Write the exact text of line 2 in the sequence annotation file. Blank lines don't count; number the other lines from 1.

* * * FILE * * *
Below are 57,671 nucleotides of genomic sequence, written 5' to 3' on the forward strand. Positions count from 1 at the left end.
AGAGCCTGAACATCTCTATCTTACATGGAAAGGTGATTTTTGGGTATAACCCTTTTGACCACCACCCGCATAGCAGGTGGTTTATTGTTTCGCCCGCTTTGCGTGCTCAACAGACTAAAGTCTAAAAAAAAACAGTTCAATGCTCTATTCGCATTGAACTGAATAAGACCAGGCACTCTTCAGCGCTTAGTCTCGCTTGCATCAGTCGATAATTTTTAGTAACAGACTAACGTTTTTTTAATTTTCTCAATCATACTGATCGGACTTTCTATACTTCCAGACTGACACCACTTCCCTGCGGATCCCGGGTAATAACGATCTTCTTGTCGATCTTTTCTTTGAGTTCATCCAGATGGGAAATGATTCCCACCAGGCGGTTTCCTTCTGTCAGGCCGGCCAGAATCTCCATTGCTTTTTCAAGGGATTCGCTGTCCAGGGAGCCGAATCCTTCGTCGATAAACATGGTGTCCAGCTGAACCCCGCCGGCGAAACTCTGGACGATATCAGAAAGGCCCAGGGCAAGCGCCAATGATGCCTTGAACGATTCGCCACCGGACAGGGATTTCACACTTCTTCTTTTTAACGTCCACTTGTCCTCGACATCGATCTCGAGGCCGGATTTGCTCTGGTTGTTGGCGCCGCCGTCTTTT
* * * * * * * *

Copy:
AGAGCCTGAACATCTCTATCTTACATGGAAAGGTGATTTTTGGGTATAACCCTTTTGACCACCACCCGCATAGCAGGTGGTTTATTGTTTCGCCCGCTTTGCGTGCTCAACAGACTAAAGTCTAAAAAAAAACAGTTCAATGCTCTATTCGCATTGAACTGAATAAGACCAGGCACTCTTCAGCGCTTAGTCTCGCTTGCATCAGTCGATAATTTTTAGTAACAGACTAACGTTTTTTTAATTTTCTCAATCATACTGATCGGACTTTCTATACTTCCAGACTGACACCACTTCCCTGCGGATCCCGGGTAATAACGATCTTCTTGTCGATCTTTTCTTTGAGTTCATCCAGATGGGAAATGATTCCCACCAGGCGGTTTCCTTCTGTCAGGCCGGCCAGAATCTCCATTGCTTTTTCAAGGGATTCGCTGTCCAGGGAGCCGAATCCTTCGTCGATAAACATGGTGTCCAGCTGAACCCCGCCGGCGAAACTCTGGACGATATCAGAAAGGCCCAGGGCAAGCGCCAATGATGCCTTGAACGATTCGCCACCGGACAGGGATTTCACACTTCTTCTTTTTAACGTCCACTTGTCCTCGACATCGATCTCGAGGCCGGATTTGCTCTGGTTGTTGGCGCCGCCGTCTTTT